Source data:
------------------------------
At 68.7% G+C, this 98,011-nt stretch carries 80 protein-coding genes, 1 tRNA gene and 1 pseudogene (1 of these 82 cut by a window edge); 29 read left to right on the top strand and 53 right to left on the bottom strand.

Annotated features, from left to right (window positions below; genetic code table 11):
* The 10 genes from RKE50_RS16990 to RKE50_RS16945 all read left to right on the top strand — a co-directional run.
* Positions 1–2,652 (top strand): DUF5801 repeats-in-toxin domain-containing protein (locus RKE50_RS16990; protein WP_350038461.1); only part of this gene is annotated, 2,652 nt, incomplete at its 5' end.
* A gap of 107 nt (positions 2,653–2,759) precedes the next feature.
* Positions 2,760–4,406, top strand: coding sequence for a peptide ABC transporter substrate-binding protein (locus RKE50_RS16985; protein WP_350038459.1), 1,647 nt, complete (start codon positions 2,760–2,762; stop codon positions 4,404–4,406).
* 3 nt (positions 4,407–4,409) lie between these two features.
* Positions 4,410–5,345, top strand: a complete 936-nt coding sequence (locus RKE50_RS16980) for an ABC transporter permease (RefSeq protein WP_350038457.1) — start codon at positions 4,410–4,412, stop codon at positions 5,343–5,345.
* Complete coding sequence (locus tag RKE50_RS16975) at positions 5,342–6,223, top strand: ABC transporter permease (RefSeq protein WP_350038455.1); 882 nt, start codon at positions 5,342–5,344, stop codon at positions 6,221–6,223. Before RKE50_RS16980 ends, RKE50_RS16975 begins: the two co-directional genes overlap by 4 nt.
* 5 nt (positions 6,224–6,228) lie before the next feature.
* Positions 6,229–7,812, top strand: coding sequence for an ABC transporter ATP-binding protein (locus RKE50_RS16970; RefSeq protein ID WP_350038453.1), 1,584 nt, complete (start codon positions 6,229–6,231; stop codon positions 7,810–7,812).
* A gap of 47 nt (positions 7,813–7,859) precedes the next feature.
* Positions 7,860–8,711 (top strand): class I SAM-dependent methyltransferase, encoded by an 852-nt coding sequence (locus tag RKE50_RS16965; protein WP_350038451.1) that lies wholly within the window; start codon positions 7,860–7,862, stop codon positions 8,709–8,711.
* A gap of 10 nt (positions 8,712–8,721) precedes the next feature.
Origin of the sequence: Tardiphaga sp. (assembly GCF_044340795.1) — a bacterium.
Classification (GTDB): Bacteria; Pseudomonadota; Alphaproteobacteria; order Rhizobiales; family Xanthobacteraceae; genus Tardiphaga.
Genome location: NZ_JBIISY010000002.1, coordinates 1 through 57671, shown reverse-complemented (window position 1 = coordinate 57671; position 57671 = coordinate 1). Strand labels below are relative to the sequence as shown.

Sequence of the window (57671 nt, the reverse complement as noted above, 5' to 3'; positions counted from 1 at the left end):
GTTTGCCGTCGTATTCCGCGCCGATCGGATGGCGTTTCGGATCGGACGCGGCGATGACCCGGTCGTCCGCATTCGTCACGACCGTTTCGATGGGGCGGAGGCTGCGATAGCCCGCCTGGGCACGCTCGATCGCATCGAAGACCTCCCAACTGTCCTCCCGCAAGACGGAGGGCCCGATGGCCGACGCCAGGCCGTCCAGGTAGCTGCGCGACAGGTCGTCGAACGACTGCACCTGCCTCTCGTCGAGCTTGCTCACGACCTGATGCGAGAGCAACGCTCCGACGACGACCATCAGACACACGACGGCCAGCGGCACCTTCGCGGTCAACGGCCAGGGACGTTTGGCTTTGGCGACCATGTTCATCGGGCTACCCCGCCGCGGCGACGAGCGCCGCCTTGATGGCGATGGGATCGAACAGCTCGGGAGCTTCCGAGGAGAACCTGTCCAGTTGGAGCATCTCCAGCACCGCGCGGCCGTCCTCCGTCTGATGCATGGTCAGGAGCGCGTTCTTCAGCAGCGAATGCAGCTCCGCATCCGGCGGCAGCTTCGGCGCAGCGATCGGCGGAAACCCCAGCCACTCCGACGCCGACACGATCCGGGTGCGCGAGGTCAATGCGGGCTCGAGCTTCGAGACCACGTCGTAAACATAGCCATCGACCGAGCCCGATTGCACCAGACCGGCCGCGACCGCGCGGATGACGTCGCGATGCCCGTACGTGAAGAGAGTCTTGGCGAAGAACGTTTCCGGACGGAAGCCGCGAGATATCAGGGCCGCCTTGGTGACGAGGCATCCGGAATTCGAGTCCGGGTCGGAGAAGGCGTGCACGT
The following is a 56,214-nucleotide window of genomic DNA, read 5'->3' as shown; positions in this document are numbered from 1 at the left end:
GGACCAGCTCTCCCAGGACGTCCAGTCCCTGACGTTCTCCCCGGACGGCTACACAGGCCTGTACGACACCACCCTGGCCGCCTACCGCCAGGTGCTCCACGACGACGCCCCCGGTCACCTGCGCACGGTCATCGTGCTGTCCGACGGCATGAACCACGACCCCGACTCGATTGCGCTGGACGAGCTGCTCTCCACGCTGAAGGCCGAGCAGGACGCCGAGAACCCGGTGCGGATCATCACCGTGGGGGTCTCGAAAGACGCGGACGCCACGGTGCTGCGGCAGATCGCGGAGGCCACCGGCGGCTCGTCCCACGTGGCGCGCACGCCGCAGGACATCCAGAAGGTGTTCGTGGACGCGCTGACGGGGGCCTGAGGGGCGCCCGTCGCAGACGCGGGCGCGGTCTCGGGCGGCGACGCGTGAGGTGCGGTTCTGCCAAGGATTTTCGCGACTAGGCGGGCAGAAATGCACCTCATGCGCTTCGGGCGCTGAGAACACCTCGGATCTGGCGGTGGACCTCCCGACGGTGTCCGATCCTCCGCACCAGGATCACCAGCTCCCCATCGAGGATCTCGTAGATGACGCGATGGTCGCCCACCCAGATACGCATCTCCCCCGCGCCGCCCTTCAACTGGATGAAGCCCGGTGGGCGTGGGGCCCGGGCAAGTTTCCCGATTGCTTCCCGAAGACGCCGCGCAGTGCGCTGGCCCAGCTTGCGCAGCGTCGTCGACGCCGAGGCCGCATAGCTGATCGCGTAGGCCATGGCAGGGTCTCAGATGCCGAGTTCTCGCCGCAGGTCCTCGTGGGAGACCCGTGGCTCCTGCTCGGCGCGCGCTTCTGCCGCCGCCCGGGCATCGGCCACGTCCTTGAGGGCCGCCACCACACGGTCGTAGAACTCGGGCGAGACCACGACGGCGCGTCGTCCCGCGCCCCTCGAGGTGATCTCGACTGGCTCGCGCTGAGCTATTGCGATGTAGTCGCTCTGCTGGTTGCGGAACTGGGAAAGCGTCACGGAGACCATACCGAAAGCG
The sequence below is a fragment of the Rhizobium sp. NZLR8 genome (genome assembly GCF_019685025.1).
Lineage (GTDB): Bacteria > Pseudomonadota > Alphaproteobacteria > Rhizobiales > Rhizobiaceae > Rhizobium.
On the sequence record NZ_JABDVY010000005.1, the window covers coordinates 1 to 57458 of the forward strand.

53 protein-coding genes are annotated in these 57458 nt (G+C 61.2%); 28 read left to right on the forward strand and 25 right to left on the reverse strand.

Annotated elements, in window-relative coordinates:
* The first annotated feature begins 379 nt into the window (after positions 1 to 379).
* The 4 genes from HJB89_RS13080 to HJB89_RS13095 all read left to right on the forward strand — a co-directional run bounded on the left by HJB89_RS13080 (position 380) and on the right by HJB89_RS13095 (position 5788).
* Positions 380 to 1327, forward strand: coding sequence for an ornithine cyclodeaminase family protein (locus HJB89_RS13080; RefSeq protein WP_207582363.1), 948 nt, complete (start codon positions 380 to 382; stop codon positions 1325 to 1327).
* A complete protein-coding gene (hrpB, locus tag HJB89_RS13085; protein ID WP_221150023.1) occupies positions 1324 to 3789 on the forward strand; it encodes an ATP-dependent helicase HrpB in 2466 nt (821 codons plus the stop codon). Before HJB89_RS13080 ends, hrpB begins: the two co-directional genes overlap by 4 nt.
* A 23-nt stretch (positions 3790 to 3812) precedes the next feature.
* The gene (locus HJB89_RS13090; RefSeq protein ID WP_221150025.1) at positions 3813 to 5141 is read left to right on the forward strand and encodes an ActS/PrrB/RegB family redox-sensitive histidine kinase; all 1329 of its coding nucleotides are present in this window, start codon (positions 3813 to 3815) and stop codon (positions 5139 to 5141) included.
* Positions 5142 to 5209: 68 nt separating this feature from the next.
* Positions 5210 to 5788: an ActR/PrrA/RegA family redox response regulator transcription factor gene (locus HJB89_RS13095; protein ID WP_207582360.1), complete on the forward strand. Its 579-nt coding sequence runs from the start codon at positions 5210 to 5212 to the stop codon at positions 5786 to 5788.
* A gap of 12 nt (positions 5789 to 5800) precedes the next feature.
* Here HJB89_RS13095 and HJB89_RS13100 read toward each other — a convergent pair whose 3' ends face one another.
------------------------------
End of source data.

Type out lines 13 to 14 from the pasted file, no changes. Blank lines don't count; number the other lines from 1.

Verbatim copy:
* Positions 7,860–8,711 (top strand): class I SAM-dependent methyltransferase, encoded by an 852-nt coding sequence (locus tag RKE50_RS16965; protein WP_350038451.1) that lies wholly within the window; start codon positions 7,860–7,862, stop codon positions 8,709–8,711.
* A gap of 10 nt (positions 8,712–8,721) precedes the next feature.